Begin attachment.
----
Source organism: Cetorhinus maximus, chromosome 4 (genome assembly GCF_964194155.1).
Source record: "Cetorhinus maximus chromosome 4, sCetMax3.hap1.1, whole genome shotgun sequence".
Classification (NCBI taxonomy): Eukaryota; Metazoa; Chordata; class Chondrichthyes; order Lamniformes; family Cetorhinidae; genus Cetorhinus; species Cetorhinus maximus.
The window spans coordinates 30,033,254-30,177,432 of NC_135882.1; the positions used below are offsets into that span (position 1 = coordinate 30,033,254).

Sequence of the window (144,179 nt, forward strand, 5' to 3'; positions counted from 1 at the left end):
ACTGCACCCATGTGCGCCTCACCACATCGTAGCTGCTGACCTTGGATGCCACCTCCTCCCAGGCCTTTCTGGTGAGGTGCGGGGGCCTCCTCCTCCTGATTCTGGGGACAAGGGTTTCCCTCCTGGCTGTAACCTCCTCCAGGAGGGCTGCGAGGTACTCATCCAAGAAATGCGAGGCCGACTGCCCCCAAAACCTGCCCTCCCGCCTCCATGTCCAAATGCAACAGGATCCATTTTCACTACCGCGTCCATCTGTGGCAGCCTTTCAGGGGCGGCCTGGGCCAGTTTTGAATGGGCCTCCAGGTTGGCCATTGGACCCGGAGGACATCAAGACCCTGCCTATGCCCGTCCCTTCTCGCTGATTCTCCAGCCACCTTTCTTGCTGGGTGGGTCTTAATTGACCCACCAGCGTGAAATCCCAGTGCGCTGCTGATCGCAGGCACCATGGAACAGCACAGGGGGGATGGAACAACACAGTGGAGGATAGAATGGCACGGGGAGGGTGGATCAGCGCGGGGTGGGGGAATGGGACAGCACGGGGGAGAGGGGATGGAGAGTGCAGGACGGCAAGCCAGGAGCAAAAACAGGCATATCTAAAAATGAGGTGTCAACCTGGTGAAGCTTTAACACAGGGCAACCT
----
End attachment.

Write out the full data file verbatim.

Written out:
Source organism: Cetorhinus maximus, chromosome 4 (genome assembly GCF_964194155.1).
Source record: "Cetorhinus maximus chromosome 4, sCetMax3.hap1.1, whole genome shotgun sequence".
Classification (NCBI taxonomy): Eukaryota; Metazoa; Chordata; class Chondrichthyes; order Lamniformes; family Cetorhinidae; genus Cetorhinus; species Cetorhinus maximus.
The window spans coordinates 30,033,254-30,177,432 of NC_135882.1; the positions used below are offsets into that span (position 1 = coordinate 30,033,254).

Sequence of the window (144,179 nt, forward strand, 5' to 3'; positions counted from 1 at the left end):
ACTGCACCCATGTGCGCCTCACCACATCGTAGCTGCTGACCTTGGATGCCACCTCCTCCCAGGCCTTTCTGGTGAGGTGCGGGGGCCTCCTCCTCCTGATTCTGGGGACAAGGGTTTCCCTCCTGGCTGTAACCTCCTCCAGGAGGGCTGCGAGGTACTCATCCAAGAAATGCGAGGCCGACTGCCCCCAAAACCTGCCCTCCCGCCTCCATGTCCAAATGCAACAGGATCCATTTTCACTACCGCGTCCATCTGTGGCAGCCTTTCAGGGGCGGCCTGGGCCAGTTTTGAATGGGCCTCCAGGTTGGCCATTGGACCCGGAGGACATCAAGACCCTGCCTATGCCCGTCCCTTCTCGCTGATTCTCCAGCCACCTTTCTTGCTGGGTGGGTCTTAATTGACCCACCAGCGTGAAATCCCAGTGCGCTGCTGATCGCAGGCACCATGGAACAGCACAGGGGGGATGGAACAACACAGTGGAGGATAGAATGGCACGGGGAGGGTGGATCAGCGCGGGGTGGGGGAATGGGACAGCACGGGGGAGAGGGGATGGAGAGTGCAGGACGGCAAGCCAGGAGCAAAAACAGGCATATCTAAAAATGAGGTGTCAACCTGGTGAAGCTTTAACACAGGGCAACCT